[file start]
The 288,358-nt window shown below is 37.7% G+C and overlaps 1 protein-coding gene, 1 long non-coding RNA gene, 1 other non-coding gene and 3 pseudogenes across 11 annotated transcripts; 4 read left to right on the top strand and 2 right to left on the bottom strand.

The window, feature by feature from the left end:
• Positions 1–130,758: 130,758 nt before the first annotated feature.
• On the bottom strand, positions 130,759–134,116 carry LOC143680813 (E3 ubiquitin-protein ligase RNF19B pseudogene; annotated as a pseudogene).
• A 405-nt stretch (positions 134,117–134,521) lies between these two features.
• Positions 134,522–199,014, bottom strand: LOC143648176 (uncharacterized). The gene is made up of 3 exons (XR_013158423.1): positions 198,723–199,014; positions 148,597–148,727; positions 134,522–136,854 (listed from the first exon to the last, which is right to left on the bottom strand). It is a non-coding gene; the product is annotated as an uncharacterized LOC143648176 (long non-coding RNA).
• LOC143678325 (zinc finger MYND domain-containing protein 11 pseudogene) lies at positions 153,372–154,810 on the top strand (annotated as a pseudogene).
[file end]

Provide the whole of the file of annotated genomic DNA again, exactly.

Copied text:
The 288,358-nt window shown below is 37.7% G+C and overlaps 1 protein-coding gene, 1 long non-coding RNA gene, 1 other non-coding gene and 3 pseudogenes across 11 annotated transcripts; 4 read left to right on the top strand and 2 right to left on the bottom strand.

The window, feature by feature from the left end:
• Positions 1–130,758: 130,758 nt before the first annotated feature.
• On the bottom strand, positions 130,759–134,116 carry LOC143680813 (E3 ubiquitin-protein ligase RNF19B pseudogene; annotated as a pseudogene).
• A 405-nt stretch (positions 134,117–134,521) lies between these two features.
• Positions 134,522–199,014, bottom strand: LOC143648176 (uncharacterized). The gene is made up of 3 exons (XR_013158423.1): positions 198,723–199,014; positions 148,597–148,727; positions 134,522–136,854 (listed from the first exon to the last, which is right to left on the bottom strand). It is a non-coding gene; the product is annotated as an uncharacterized LOC143648176 (long non-coding RNA).
• LOC143678325 (zinc finger MYND domain-containing protein 11 pseudogene) lies at positions 153,372–154,810 on the top strand (annotated as a pseudogene).